Pressure area care

Special attention should be paid to pressure area care and surveillance in consideration of the extended time that spinal patients may remain supine with an extrication/hard collar in situ. Importantly if equipment is available, an appropriately sized, rigid foam, soft collar should ideally be fitted as soon as possible or within 6 hours of injury.


Morphine is a drug of choice in the acute SCI management phase. IV administration is the most effective route due to its rapid absorption, for both adults and children. Administer as per local protocols and titrate to effect.

Consider anti-­emetics at this stage, especially if transfer and retrieval is anticipated.

Prevent hypothermia

It is important to maintain normothermia. Patients with high SCI present with poikilothermia, where normal thermoregulation is compromised and hypothermia becomes a concern.

If available, the use of a forced air-warming machine is encouraged. Ensure wound care is attended to before commencing. Re-­‐assess the room temperature at regular intervals while awaiting the retrieval team.

Glasgow Coma Scale

A focused neurological assessment using the Glasgow Coma Scale should be performed. This should include a description of the patient’s level of consciousness as well as assessments of pupillary size and reactivity, gross motor function and sensation. Document the findings and reassess at frequent intervals.
Best responseEye openingVerbal responseMotor response
1Does not open eyesMakes no soundsMakes no movements
2Opens eyes in response to painful stimuliIncomprehensible soundsExtension to painful stimuli (decerebrate response)
3Opens eyes in response to voiceUtters inappropriate wordsAbnormal flexion to painful stimuli (decorticate response)
4Opens eyes spontaneouslyConfused, disorientedFlexion or withdrawal to painful stimuli
5N/AOriented, converses normallyLocalises painful stimuli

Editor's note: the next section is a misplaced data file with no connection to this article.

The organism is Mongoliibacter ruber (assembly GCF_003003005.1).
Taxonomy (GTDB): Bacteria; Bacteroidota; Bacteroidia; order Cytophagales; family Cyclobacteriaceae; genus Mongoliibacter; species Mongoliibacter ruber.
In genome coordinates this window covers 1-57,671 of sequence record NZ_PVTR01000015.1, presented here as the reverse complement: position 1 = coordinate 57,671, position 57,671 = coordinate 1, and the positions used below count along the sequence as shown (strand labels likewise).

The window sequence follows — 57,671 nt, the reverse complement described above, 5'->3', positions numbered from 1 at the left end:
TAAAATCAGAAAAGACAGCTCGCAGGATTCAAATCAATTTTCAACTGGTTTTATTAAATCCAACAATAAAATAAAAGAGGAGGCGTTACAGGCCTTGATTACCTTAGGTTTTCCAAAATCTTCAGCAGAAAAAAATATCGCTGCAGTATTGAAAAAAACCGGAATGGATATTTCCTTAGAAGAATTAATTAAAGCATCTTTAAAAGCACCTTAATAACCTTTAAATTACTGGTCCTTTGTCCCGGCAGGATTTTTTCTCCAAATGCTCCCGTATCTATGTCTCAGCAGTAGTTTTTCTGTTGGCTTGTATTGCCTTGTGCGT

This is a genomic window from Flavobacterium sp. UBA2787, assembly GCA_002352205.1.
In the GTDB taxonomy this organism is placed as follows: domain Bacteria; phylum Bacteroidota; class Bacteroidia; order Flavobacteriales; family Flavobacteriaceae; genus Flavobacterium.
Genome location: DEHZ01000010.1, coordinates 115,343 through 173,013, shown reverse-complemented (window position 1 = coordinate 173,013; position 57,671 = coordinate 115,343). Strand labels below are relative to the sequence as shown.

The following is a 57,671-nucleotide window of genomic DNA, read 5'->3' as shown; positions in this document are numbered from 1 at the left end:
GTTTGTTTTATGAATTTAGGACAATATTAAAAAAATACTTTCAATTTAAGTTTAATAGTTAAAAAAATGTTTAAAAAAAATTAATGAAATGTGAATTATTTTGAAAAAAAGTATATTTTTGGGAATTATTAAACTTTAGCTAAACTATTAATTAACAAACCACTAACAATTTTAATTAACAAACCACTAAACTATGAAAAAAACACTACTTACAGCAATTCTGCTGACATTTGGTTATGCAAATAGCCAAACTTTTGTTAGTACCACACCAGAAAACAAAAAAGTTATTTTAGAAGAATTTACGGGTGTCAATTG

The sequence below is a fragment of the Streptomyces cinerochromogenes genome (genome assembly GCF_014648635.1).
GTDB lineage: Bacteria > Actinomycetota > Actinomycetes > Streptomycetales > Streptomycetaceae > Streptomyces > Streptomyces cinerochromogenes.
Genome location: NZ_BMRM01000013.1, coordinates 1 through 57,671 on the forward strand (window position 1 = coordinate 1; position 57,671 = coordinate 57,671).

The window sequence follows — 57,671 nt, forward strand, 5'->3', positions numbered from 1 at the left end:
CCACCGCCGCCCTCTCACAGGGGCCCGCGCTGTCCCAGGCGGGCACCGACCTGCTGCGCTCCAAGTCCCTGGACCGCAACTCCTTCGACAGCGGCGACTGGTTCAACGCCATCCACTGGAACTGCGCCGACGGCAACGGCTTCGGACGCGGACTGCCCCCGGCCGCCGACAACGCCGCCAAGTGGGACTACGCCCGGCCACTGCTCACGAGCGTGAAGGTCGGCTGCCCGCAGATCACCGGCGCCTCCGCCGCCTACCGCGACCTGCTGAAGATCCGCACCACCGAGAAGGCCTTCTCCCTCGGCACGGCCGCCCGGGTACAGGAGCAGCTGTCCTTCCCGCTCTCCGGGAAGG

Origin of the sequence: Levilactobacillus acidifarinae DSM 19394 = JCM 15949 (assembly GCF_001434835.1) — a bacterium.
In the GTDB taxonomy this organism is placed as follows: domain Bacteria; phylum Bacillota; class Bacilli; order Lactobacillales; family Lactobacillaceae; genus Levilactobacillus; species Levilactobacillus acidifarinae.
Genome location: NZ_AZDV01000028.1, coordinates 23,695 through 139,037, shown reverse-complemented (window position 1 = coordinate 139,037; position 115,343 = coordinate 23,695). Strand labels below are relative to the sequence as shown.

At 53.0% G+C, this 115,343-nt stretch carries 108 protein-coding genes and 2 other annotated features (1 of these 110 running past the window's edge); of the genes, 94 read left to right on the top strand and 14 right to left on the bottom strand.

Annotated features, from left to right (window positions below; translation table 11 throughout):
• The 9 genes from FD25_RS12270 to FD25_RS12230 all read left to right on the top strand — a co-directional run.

6N/AN/AObeys commands

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Pathology tests should be taken for FBC (full blood count), UEC (urea electrolytes and creatinine) and glucose as well as a blood gases if available. Consider taking a group and cross-match if the patient is involved in a trauma presentation with a high index of suspicion for further injuries.

In-dwelling catheter

A urinary catheter should be inserted and urine output measured hourly. The desired urine output for adults is 0.5–1.0 mL/kg/hr. A urinalysis should be performed also to check for blood.

Nasogastric tube

All patients should be kept nil orally in the initial post-resuscitation phase of injury.
NGT insertion should be considered for managing paralytic ileus in spinal-injured patients, and must be placed for all SCI retrieval/transfers.
Skull fractures in poly-­trauma should be considered in the decision to insert an NGT.


Routine antibiotic administration is not recommended in the initial phase of trauma injury management.


The importance of frequent reassessment cannot be overemphasised. Patients should be re-­‐ evaluated at regular intervals as deterioration in a patient’s clinical condition can be swift. This will be evident in their vital signs and level of consciousness. If in doubt, repeat ABCDE.


Steroids are not routinely recommended in SCI.